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on February 27, 2011
I have a parrot who eats lots of fresh fruit. I have never had fruit flies in 20 years. For some reason in the last few weeks I have a lot of them. I bought 2 of these traps. They are nicely designed and well made but are VERY pricey at $7 a pop. It's a small plastic ball (size of a golf ball)with some 'attractant' drops to put in the ball. Turns out the 'attractant' is apple cider vinegar with red dye in it. I opened the traps added the liquid and waited. Lots of buzzing around for several hours but no catches. When I woke up this a.m. both traps had about 30 fruit flies each - so they are working. There was lots of interest in them right away but for several hours none were trapped. After 24 hours they are pulling them in. It's important to note these traps work for FRUIT FLIES ONLY. They don't work for gnats or house flies.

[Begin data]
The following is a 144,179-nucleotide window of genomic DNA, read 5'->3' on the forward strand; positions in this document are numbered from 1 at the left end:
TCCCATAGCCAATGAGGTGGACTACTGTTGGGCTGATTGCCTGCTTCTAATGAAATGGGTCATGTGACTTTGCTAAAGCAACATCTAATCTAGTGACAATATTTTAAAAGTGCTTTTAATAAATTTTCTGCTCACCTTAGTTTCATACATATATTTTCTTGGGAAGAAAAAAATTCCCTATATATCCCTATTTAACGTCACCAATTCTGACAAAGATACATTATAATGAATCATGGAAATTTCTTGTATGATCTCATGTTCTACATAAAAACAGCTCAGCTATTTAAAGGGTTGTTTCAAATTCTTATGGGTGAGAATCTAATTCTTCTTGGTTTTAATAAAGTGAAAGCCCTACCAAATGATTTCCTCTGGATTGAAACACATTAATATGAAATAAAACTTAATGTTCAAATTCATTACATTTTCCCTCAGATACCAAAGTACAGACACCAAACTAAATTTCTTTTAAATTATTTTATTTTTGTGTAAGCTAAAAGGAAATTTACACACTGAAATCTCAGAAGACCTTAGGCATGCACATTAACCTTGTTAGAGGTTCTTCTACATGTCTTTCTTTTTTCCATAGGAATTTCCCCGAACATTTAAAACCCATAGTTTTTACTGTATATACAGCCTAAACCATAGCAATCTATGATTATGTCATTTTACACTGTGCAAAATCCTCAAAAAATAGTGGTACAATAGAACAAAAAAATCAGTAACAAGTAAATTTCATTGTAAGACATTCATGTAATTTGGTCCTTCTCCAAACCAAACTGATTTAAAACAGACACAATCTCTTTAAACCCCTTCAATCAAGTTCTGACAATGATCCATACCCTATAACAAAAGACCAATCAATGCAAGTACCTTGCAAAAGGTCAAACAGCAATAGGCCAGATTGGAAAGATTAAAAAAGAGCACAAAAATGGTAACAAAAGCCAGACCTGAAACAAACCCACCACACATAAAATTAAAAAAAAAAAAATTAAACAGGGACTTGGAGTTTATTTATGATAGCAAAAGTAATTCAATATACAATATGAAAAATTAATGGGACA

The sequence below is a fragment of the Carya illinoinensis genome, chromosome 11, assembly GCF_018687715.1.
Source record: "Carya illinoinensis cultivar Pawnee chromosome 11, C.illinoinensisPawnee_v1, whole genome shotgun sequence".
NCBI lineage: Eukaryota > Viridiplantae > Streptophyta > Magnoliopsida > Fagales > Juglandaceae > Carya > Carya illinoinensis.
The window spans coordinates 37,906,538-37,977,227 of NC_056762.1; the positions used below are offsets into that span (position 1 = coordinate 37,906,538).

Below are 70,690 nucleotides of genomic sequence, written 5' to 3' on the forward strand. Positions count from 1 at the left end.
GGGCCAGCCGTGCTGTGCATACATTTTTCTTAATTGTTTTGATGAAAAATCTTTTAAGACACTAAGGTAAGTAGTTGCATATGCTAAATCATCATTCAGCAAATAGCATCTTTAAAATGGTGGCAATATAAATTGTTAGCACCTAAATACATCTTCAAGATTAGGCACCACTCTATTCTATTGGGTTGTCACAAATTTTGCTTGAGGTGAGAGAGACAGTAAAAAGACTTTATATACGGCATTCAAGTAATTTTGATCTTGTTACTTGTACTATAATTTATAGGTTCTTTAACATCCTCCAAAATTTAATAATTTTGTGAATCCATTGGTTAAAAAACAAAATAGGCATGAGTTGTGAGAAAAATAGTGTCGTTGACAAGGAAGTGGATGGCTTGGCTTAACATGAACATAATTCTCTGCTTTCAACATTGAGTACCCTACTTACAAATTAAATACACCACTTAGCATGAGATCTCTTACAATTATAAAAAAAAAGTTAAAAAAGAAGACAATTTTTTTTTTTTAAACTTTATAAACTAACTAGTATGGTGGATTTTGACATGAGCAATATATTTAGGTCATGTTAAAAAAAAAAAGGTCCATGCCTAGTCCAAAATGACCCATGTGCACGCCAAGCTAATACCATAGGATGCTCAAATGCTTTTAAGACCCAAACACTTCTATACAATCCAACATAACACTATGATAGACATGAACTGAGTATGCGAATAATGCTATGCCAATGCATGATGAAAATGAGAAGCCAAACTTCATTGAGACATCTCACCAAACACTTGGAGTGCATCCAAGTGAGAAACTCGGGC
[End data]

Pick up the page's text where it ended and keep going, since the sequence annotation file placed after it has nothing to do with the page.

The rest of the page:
After watching this work I made my own traps out clear plastic cottage cheese containers. Make sure the container is washed and clean. Pour about an inch of ONLY apple cider or red wine vinegar in the bottom (Regular WHITE vinegar DOES NOT WORK).Add one drop of liquid dish soap. That breaks the tension of the vinegar and allows the flies to sink and drown. If you don't use the drop of soap the flies can get away. I poked a few SMALL holes in the lid of the cottage cheese container. This lets the flies go in but they can't get back out.
This method is almost FREE. You could also use a container without a lid but I prefer to know the fruit flies are trapped once they enter.
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on April 7, 2012